by PETER HOLLAND, Director-Designate of the Shakespeare Institute, Stratford-upon-Avon, England
Why don’t filmmakers like Shakespeare's comedies? Look for an interesting version of any of the best-known tragedies, and you are spoiled for choice. Try doing the same for any of the best-known comedies, and you will still be searching weeks later. The astonishing 1935 Warner Brothers A Midsummer Night’s Dream, with James Cagney as Bottom and Mickey Rooney as Puck, is available again on video, but there is not much else. Perhaps that explains the huge success of Kenneth Branagh’s Much Ado About Nothing: it had little competition.
Branagh’s film has much in its favor, of course, but for those of us who find Shakespeare's comedies dark and troubling, Branagh’s glossy confection of spun sugar, with its relentlessly feel-good style, left us feeling more than a little cheated. Perhaps filmmakers really do like Shakespeare's comedies and, because they like them, know that it is going to be frighteningly difficult to get that strange blend of tones onto film and so abandon the uphill struggle. Adrian Noble's disappointing new film, a version of his successful stage production of A Midsummer Night’s Dream, suggests that when the going gets tough, it might sometimes be better simply to give up.
But Trevor Nunn’s Twelfth Night is cause for hope. Surprisingly, Nunn has never directed Twelfth Night in the theatre. His fascinating introduction to the published screenplay for the film is a story of disappointments: of stage productions that never quite happened and of the endless compromises that making the film necessitated. That introduction explains much, not least why the pre-credit sequence showing the shipwreck that divides Viola from Sebastian is accompanied by a curious commentary in fake Shakespearean verse; like the problems with the movie Blade Runner, the studio's money-men decided, after a test screening in Orange County, that audiences could not be expected to follow the plot and needed a voiceover to tell us what we were watching. Like Blade Runner, one day we may get the "director's cut," the version Nunn would have liked us to see.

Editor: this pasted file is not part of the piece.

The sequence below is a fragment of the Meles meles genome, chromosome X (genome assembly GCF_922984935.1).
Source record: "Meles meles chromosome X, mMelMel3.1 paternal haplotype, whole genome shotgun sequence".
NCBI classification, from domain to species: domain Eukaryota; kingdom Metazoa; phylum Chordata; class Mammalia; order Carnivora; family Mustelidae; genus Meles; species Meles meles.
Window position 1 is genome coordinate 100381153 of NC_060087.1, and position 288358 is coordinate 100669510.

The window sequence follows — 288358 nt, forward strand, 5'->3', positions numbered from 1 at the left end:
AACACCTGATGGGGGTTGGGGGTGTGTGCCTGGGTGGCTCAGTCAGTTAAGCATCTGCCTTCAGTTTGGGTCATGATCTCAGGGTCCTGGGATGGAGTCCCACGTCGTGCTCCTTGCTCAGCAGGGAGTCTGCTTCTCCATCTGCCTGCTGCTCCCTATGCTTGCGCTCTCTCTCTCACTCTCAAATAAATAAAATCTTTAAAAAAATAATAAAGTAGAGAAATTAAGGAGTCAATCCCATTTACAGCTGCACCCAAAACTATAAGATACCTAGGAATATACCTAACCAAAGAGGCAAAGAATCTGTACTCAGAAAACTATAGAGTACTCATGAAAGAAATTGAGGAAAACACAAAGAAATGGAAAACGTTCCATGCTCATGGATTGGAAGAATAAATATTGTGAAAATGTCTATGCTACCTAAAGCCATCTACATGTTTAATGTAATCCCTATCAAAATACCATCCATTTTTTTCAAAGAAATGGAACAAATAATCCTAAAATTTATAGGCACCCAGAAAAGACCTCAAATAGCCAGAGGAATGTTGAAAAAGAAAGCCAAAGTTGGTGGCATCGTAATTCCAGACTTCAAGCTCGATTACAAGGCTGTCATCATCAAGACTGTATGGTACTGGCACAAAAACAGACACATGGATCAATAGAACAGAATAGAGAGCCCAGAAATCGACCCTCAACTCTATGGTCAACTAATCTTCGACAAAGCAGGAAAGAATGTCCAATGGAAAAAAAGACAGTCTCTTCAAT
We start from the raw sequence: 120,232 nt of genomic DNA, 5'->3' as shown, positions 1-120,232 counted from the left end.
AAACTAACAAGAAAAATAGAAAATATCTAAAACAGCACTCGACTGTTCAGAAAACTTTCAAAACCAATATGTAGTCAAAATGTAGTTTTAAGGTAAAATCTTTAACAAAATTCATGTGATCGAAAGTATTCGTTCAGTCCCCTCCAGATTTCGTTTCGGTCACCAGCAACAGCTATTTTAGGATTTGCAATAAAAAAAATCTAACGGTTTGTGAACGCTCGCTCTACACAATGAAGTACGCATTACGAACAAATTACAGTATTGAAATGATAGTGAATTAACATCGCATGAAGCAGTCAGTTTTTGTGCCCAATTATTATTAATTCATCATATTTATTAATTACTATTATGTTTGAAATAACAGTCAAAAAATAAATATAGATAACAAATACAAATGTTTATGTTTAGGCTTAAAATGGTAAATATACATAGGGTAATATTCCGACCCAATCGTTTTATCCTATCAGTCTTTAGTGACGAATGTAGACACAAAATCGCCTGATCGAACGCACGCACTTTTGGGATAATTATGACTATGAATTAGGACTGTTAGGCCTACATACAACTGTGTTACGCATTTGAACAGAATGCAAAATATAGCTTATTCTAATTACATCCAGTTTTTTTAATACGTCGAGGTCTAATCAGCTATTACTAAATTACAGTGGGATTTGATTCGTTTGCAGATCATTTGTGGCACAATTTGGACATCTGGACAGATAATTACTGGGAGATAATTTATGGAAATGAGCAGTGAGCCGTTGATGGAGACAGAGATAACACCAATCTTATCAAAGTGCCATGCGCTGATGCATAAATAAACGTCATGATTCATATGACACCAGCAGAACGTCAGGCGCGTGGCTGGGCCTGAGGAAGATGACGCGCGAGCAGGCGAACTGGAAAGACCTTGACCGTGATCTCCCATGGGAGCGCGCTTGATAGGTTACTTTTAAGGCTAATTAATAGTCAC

In the meantime, Nunn’s Twelfth Night will give us plenty of thought to be going on with. Nunn has chosen to set the film in a 19th-century Illyria (actually mostly filmed in Cornwall) because it is a world where the gender gap is strongly seen both in the extreme contrast of clothing (Nunn calls it "the dress silhouettes") and in social attitudes. It is a society where the class structures of the play’s world are immediately comprehensible, where it is genuinely transgressive for Maria, Olivia's servant, to marry Sir Toby, Olivia’s kinsman, and where Malvolio's final public humiliation is all the more painful for being witnessed by the servants over whom he would normally have had authority. But, above all, the choice of period makes clear and powerful the journey Viola has to make. Nunn shows Viola changing her silhouette into Cesario's: cutting her hair, binding her breasts, putting on men’s clothing. But she then has to negotiate the world of male activity: she must relearn how to walk or how to yawn and learn new skills like fencing or, most awkwardly for her, how to have a conversation with her master while Orsino is in the bath. The distance she travels to make that transformation is clear, and the profundity of its effects on her and on all who come into contact with her is equally striking.
The darkness of the play is palpable on screen. It is there not just in the gloomy autumnal landscape of the film’s world but also in the oppressive interiors of the buildings. Viola transforms Olivia’s house from a house of mourning by the simple expedient of opening the curtains to let light flood in. It is also there in the militarism of Orsino's kingdom, where soldiers chase Antonio when he is recognized, and where the shipwrecked...